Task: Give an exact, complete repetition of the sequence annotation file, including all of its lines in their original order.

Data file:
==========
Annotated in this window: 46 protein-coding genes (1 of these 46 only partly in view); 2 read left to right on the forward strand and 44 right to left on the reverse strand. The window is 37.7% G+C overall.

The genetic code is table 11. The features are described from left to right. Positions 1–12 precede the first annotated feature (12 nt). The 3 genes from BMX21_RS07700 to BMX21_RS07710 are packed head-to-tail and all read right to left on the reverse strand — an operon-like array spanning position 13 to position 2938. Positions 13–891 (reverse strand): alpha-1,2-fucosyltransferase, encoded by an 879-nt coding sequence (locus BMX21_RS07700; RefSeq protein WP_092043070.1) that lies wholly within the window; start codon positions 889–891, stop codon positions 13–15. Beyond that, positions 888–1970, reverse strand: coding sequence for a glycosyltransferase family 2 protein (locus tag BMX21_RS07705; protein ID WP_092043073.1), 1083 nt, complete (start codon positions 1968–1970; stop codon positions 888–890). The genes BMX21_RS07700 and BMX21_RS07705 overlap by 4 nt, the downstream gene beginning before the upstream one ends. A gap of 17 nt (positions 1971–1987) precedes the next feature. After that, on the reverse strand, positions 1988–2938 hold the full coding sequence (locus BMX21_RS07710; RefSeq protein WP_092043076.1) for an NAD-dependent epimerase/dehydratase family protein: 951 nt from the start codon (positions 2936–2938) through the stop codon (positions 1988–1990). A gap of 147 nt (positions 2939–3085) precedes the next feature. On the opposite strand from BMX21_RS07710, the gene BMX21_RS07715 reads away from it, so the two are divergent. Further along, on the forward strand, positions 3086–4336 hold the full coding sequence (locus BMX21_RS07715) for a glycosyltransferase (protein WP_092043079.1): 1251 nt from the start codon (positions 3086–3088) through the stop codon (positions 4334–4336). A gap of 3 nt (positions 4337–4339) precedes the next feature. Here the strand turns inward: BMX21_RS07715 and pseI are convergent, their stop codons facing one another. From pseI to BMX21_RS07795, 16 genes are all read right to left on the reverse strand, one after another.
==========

Annotated in this window: 46 protein-coding genes (1 of these 46 only partly in view); 2 read left to right on the forward strand and 44 right to left on the reverse strand. The window is 37.7% G+C overall.

The genetic code is table 11. The features are described from left to right. Positions 1–12 precede the first annotated feature (12 nt). The 3 genes from BMX21_RS07700 to BMX21_RS07710 are packed head-to-tail and all read right to left on the reverse strand — an operon-like array spanning position 13 to position 2938. Positions 13–891 (reverse strand): alpha-1,2-fucosyltransferase, encoded by an 879-nt coding sequence (locus BMX21_RS07700; RefSeq protein WP_092043070.1) that lies wholly within the window; start codon positions 889–891, stop codon positions 13–15. Beyond that, positions 888–1970, reverse strand: coding sequence for a glycosyltransferase family 2 protein (locus tag BMX21_RS07705; protein ID WP_092043073.1), 1083 nt, complete (start codon positions 1968–1970; stop codon positions 888–890). The genes BMX21_RS07700 and BMX21_RS07705 overlap by 4 nt, the downstream gene beginning before the upstream one ends. A gap of 17 nt (positions 1971–1987) precedes the next feature. After that, on the reverse strand, positions 1988–2938 hold the full coding sequence (locus BMX21_RS07710; RefSeq protein WP_092043076.1) for an NAD-dependent epimerase/dehydratase family protein: 951 nt from the start codon (positions 2936–2938) through the stop codon (positions 1988–1990). A gap of 147 nt (positions 2939–3085) precedes the next feature. On the opposite strand from BMX21_RS07710, the gene BMX21_RS07715 reads away from it, so the two are divergent. Further along, on the forward strand, positions 3086–4336 hold the full coding sequence (locus BMX21_RS07715) for a glycosyltransferase (protein WP_092043079.1): 1251 nt from the start codon (positions 3086–3088) through the stop codon (positions 4334–4336). A gap of 3 nt (positions 4337–4339) precedes the next feature. Here the strand turns inward: BMX21_RS07715 and pseI are convergent, their stop codons facing one another. From pseI to BMX21_RS07795, 16 genes are all read right to left on the reverse strand, one after another.